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Unbound is a validating, recursive, and caching DNS resolver. According to Wikipedia:Unbound (DNS Server), "Unbound has supplanted the Berkeley Internet Name Domain (BIND) as the default, base-system name server in several open source projects, where it is perceived as smaller, more modern, and more secure for most applications."


Install the unbound package.

Additionally, the expat package is required for DNSSEC validation.


A default configuration is already included at/etc/unbound/unbound.conf. Additionally, there is a commented sample configuration file with other available options located at /etc/unbound/unbound.conf.example. The following sections highlight different settings for the configuration file. See man unbound.conf for other settings and more details.

Unless otherwise specified, any options listed in this section are to be placed under the server section in the configuration like so:

  setting: value

Access control

You can specify the interfaces to answer queries from by IP address. To listen on localhost, use the default setting:


To listen on all interfaces, use the following:


To control which systems can access the server by IP address, use the access-control option:

access-control: subnet action

For example:

access-control: allow

action can be one of deny (drop message), refuse (polite error reply), allow (recursive ok), or allow_snoop (recursive and nonrecursive ok). By default everything is refused except for localhost.

Root hints

For querying a host that is not cached as an address the resolver needs to start at the top of the server tree and query the root servers to know where to go for the top level domain for the address being queried. Unbound comes with default builtin hints, but it is good practice to use a root-hints file since the builtin hints may become outdated.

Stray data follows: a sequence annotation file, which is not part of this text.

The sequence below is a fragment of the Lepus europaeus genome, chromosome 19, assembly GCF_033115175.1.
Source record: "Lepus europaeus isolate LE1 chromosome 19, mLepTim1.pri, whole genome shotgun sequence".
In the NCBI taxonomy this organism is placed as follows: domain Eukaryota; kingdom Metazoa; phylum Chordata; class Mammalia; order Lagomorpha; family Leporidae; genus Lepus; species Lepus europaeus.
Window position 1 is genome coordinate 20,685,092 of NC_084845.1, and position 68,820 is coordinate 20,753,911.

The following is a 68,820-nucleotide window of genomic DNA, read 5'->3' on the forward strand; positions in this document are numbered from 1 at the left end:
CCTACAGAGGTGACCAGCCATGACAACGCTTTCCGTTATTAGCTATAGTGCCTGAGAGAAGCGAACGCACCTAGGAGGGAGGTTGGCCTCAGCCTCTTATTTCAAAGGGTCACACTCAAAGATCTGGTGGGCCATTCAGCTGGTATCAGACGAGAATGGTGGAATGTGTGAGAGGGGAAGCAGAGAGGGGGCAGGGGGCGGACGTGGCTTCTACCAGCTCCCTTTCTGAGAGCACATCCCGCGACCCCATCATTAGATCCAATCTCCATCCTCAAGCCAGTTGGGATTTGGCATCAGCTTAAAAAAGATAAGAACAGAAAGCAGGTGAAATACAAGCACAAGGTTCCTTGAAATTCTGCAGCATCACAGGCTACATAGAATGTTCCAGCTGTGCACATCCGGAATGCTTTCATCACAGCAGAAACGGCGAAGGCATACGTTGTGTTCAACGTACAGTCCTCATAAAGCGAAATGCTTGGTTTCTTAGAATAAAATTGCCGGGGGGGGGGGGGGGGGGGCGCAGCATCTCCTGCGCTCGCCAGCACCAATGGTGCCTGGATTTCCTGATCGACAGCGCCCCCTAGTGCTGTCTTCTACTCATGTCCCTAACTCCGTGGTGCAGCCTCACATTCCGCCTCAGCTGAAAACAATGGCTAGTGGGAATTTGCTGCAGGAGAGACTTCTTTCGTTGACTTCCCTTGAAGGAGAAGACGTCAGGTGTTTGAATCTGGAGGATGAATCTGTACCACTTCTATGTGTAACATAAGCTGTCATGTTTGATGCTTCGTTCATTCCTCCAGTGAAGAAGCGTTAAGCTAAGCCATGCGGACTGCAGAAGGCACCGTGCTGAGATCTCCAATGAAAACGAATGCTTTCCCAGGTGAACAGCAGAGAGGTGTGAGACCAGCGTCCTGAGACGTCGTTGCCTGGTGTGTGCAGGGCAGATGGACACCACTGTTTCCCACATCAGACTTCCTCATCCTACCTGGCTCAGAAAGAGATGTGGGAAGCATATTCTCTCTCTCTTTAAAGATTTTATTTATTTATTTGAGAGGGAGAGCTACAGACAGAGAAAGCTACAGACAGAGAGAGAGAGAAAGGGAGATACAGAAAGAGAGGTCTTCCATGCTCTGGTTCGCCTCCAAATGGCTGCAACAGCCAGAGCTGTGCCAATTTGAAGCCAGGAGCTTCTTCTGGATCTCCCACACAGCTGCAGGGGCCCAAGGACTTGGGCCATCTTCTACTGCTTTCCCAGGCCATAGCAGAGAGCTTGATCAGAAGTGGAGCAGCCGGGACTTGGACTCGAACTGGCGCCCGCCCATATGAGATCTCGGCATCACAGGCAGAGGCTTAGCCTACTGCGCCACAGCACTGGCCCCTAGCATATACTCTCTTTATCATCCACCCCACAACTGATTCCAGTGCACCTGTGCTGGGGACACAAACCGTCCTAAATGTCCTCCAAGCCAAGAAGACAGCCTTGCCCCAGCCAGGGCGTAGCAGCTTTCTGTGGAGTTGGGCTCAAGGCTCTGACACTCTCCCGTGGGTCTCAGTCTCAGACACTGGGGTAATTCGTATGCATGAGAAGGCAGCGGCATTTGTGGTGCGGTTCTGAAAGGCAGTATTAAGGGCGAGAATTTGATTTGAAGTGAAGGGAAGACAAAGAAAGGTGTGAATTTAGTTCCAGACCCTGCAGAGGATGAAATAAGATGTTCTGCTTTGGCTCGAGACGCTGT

First point unbound to the root.hints file:

root-hints: "/etc/unbound/root.hints"

Then, put a root hints file into the unbound configuration directory. The simplest way to do this is to run the command:

# curl -o /etc/unbound/root.hints https://www.internic.net/domain/named.cache

It is a good idea to update root.hints every six months or so in order to make sure the list of root servers is up to date. This can be done manually or by using Systemd/Timers. See #Roothints systemd timer for an example.

Local DNS server

If you want to use unbound as your local DNS server, set your nameserver to in your resolv.conf. You will want to have your nameserver be preserved.

Tip: A simple way to do this is to install the openresolv package and uncomment the line containing name_servers= in /etc/resolvconf.conf. Then run resolvconf -u to generate /etc/resolv.conf.

See Resolv.conf#Testing on how to test your settings.

Check specifically that the server being used is after making permanent changes to resolv.conf.

DNSSEC validation

unbound automatically copies the root server trust key anchor file from /etc/trusted-key.key to /etc/unbound/trusted-key.key. To use DNSSEC validation, point unbound to this file by adding the following setting:

trust-anchor-file: trusted-key.key

Also make sure that if a general forward to a DNS server has been set, then comment them out; otherwise, DNS queries will fail. DNSSEC validation will only be done if the DNS server being queried supports it.

Note: Including DNSSEC checking significantly increases DNS lookup times for initial lookups. Once an address is cached locally, then the lookup is virtually instantaneous.

To test if DNSSEC is working, use drill:

$ drill sigfail.verteiltesysteme.net
$ drill sigok.verteiltesysteme.net

The first command should give an rcode of SERVFAIL. The second should give an rcode of NOERROR.

Forwarding queries

Tip: Unbound can be used with DNSCrypt by setting up forwarding. See DNSCrypt#Example: configuration for Unbound.

If you have a local network which you wish to have DNS queries for and there is a local DNS server that you would like to forward queries to then you should include this line: